As we’ve discussed, it’s hard to get reviews for a law firm naturally unless they’re probably negative.  People just resolve their issues and move on with their lives, but with the right finesse and timing, you can take different approaches to getting a positive, meaningful review for the desired website.

E-Blast/Newsletter

One way I’ve helped some law firms get some good reviews was including a call to action in an e-blast or e-newsletter (when they had a solid mailing list of former clients).  In a newsletter you’d typically send out, discuss the topics normally done on the scheduled basis but put in an additional section where you say something along the lines of:

At So and So, we’re committed to helping our community with So and So matters.  If you’ve had a good experience with us in the past, please take a few minutes to leave a review here.

The only foreseeable issue with such an approach is that anyone that did not have a good resolution, for any reason at all, may feel the desire to leave an unfavorable review.

Encourage Legal Staff to Help

The most successful campaigns I’ve seen that got dozens of great reviews was finding a method of encouraging legal assistants/paralegals to get reviews from clientele.  This is up to your discretion – making it a part of “closing a file” or a natural part of the protocol for wrapping up representation would be your call.  In one instance with a law firm I consult for that handles criminal defense, they have 140 reviews on Google (which is mind boggling) because the legal assistants almost naturally make it a part of the process to encourage clients to leave reviews after representation, without being aggressive or pushy at all.  There’s nothing wrong with a receptionist or legal assistant keeping in contact with a former client that had a good resolution to remind them to leave a review (unless of course they can tell it is becoming an annoyance or they’ve requested you to stop communicating with them).

The Face-to-Face

This seems to be a common approach that yields results.  When you are in a position where your last in-person interaction is about to occur, you can simply ask them to leave a review for you when they get home.  There are a couple of ways you can make this easier for them:

  • Either send them a follow up email that has the EXACT link to your profiles on specific sites (direct link to your Google, Yelp, Avvo, Facebook, etc.). AKA, don’t expect them to Google search you and find the right profile, or
  • Have a device in your office that can easily have them log into their account and do it on the spot. An example would be an iPad with a wireless keyboard right there in your office.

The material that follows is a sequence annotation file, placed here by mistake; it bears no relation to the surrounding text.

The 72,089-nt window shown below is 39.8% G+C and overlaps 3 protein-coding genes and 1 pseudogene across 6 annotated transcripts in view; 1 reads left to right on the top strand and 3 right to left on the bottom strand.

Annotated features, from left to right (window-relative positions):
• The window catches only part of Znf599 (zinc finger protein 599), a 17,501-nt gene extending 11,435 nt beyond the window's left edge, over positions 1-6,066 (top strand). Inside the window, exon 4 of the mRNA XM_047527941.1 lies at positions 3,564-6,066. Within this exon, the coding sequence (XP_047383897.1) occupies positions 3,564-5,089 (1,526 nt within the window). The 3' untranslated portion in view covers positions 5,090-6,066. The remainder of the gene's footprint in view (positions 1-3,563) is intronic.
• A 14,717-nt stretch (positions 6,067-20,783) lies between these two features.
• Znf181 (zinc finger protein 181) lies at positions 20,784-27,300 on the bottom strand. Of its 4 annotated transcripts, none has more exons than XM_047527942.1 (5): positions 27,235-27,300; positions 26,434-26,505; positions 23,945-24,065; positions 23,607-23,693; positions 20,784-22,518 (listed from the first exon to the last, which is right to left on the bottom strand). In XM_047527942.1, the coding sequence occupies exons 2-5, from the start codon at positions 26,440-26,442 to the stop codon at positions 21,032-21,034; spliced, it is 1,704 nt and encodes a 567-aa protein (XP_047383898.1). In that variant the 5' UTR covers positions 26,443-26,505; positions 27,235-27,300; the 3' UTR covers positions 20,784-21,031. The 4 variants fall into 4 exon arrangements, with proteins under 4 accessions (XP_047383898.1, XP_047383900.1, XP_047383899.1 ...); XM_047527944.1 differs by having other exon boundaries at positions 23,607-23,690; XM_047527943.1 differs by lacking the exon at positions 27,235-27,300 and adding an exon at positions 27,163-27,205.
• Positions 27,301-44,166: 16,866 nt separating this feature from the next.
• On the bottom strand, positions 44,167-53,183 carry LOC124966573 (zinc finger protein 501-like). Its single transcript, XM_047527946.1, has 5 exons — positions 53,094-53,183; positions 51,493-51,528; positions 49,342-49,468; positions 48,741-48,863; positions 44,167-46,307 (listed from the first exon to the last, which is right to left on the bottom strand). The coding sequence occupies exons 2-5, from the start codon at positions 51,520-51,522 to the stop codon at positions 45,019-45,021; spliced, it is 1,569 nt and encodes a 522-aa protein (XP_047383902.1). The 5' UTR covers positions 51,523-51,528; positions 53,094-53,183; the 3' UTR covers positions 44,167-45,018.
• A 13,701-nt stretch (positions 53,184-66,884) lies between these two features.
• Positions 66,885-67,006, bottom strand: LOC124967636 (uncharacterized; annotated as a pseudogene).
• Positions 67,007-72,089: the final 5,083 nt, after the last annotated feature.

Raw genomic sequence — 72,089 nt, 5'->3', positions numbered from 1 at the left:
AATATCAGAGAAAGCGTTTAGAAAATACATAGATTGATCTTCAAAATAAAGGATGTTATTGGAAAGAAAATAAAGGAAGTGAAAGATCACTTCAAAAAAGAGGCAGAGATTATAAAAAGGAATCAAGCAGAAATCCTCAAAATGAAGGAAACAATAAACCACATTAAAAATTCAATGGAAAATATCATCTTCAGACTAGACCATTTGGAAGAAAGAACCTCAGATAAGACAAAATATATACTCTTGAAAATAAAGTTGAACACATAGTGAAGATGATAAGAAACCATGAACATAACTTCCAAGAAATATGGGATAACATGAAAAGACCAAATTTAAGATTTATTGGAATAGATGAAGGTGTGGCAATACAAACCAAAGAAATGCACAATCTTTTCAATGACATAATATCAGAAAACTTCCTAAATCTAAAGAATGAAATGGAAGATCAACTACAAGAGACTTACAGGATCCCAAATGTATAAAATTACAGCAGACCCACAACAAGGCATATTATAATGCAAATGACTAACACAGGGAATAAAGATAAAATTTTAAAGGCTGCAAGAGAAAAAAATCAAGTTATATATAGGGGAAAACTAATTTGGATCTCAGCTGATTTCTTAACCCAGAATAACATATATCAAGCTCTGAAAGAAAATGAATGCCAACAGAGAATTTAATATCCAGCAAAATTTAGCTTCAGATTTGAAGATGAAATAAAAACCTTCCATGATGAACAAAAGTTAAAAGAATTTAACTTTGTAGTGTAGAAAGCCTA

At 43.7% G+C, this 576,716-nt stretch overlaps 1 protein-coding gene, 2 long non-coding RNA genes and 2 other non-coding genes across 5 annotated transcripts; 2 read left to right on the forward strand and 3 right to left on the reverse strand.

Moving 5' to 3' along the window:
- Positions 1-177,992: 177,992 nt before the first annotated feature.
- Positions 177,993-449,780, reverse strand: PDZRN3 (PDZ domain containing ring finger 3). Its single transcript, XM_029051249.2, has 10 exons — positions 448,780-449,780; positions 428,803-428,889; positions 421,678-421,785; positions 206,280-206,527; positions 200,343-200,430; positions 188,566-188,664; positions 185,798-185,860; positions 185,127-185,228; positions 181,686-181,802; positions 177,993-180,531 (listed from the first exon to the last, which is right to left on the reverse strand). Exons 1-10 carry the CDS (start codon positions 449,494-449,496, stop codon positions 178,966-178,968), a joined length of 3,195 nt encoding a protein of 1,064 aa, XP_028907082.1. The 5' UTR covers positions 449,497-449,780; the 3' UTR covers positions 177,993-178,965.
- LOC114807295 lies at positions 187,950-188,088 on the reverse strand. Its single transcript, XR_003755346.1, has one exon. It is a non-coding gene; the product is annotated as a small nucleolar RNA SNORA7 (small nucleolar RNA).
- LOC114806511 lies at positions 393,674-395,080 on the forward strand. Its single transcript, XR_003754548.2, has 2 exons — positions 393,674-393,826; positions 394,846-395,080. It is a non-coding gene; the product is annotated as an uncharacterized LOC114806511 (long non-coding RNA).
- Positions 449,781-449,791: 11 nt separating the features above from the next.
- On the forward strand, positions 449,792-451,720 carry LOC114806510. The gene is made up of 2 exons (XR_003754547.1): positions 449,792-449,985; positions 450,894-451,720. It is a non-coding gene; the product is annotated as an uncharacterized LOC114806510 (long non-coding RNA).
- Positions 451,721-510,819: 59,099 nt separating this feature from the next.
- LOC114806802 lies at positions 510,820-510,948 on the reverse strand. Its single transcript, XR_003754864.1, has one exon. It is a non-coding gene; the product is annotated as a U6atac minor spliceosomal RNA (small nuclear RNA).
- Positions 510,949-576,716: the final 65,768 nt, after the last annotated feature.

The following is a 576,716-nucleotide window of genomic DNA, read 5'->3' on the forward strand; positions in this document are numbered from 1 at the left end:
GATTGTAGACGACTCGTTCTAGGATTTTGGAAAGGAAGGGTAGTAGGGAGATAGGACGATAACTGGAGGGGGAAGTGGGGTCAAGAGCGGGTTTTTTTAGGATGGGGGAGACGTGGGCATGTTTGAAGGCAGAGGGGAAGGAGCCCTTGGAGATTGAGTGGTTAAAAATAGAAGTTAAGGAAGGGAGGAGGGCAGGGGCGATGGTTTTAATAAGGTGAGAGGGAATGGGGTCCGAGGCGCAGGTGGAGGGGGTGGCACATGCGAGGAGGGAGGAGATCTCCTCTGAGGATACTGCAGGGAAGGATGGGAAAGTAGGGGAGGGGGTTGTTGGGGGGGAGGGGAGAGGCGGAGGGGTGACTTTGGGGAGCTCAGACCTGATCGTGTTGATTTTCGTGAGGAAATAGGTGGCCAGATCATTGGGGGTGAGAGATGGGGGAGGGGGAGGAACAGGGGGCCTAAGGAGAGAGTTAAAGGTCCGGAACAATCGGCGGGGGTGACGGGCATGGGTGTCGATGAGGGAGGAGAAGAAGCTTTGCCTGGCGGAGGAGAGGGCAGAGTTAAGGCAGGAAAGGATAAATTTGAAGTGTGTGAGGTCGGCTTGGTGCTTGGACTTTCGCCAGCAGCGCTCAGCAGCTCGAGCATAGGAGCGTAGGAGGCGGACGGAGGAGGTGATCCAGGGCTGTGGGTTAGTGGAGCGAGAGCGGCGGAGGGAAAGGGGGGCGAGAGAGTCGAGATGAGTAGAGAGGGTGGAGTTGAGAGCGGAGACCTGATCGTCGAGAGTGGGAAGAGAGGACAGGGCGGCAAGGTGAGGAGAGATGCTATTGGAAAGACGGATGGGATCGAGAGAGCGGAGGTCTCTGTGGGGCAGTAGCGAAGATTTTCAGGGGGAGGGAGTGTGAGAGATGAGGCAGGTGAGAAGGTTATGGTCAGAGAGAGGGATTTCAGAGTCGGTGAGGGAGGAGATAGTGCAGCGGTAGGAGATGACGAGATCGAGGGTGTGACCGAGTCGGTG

Without getting too technical, having them leave a review in your office may conflict with IP issues, meaning that sites like Google can log the IP of where a review occurred.  If all of your reviews are being left from the same IP (even from different Gmail accounts) there is still a chance they can be deleted out of suspicion.   This is a situation I’ve attempted and was disappointed with the results.

Cutting corners doesn’t exist when it comes to getting long-term quality reviews that stick.  You can, of course, get creative with how you want to incentivize people to leave them (which is the unfortunate reality for this game overall) but you want to stay completely ethical on this venture.  Methods that are completely discouraged are:

  • Buying reviews anywhere. As tempting as it is, I can’t begin to tell you how much I’d discourage this for lawyers.  If I could give you any one reason at all not to bother with this, it would be your lack of control of who or what profile is going to be doing the review.  If you’re in Florida and all of a sudden you’re getting praise from someone in the Ukraine, how does that reflect?  Even if you’re getting a review from someone in the United States, but they’re saying “So and So handled my personal injury matter with integrity” for 35 law firms in 24 different states, how would that look?
  • Attempting to send a gift card to a client upon review. This is something you’d have to consult about with your state bar, but I’d say chances are slim unless someone tells me otherwise.
  • Your own lawyers and legal staff leaving reviews. I’ve seen lawyers leave reviews for themselves that say something along the lines of “I’ve been working at my firm for 20 years and I’m the best! 5 stars!”. The reviews may stick but all it takes is a potential client doing a bit of research and seeing that as a review and deciding to keep looking.

With the right timing and slight introduction of urgency, there’s no reason that a law firm can’t have ample reviews on most social sites.  But I can nearly guarantee they won’t all happen on their own even if you’re the best lawyer in town.  Need some help putting together an effective one-time or ongoing campaign to get reviews?  Contact our team today and we’ll talk about what we can do.